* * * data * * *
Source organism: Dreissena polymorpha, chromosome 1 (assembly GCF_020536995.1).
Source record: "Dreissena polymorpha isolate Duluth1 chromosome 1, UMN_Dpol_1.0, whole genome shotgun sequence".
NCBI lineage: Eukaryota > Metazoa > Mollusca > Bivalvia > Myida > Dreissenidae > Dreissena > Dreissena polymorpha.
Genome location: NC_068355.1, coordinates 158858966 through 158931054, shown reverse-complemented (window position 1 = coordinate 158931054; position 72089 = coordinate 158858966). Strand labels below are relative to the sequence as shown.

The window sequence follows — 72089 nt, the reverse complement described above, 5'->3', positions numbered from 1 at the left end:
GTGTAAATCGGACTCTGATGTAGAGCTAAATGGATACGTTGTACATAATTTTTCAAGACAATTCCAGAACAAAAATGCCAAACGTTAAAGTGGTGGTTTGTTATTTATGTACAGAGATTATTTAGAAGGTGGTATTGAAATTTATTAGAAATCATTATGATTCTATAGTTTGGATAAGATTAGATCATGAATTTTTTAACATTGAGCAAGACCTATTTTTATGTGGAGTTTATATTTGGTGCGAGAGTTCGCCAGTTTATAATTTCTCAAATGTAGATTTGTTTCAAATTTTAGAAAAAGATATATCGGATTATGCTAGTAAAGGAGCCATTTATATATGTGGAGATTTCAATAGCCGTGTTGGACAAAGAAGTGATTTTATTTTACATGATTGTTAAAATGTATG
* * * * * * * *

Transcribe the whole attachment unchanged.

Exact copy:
Source organism: Dreissena polymorpha, chromosome 1 (assembly GCF_020536995.1).
Source record: "Dreissena polymorpha isolate Duluth1 chromosome 1, UMN_Dpol_1.0, whole genome shotgun sequence".
NCBI lineage: Eukaryota > Metazoa > Mollusca > Bivalvia > Myida > Dreissenidae > Dreissena > Dreissena polymorpha.
Genome location: NC_068355.1, coordinates 158858966 through 158931054, shown reverse-complemented (window position 1 = coordinate 158931054; position 72089 = coordinate 158858966). Strand labels below are relative to the sequence as shown.

The window sequence follows — 72089 nt, the reverse complement described above, 5'->3', positions numbered from 1 at the left end:
GTGTAAATCGGACTCTGATGTAGAGCTAAATGGATACGTTGTACATAATTTTTCAAGACAATTCCAGAACAAAAATGCCAAACGTTAAAGTGGTGGTTTGTTATTTATGTACAGAGATTATTTAGAAGGTGGTATTGAAATTTATTAGAAATCATTATGATTCTATAGTTTGGATAAGATTAGATCATGAATTTTTTAACATTGAGCAAGACCTATTTTTATGTGGAGTTTATATTTGGTGCGAGAGTTCGCCAGTTTATAATTTCTCAAATGTAGATTTGTTTCAAATTTTAGAAAAAGATATATCGGATTATGCTAGTAAAGGAGCCATTTATATATGTGGAGATTTCAATAGCCGTGTTGGACAAAGAAGTGATTTTATTTTACATGATTGTTAAAATGTATG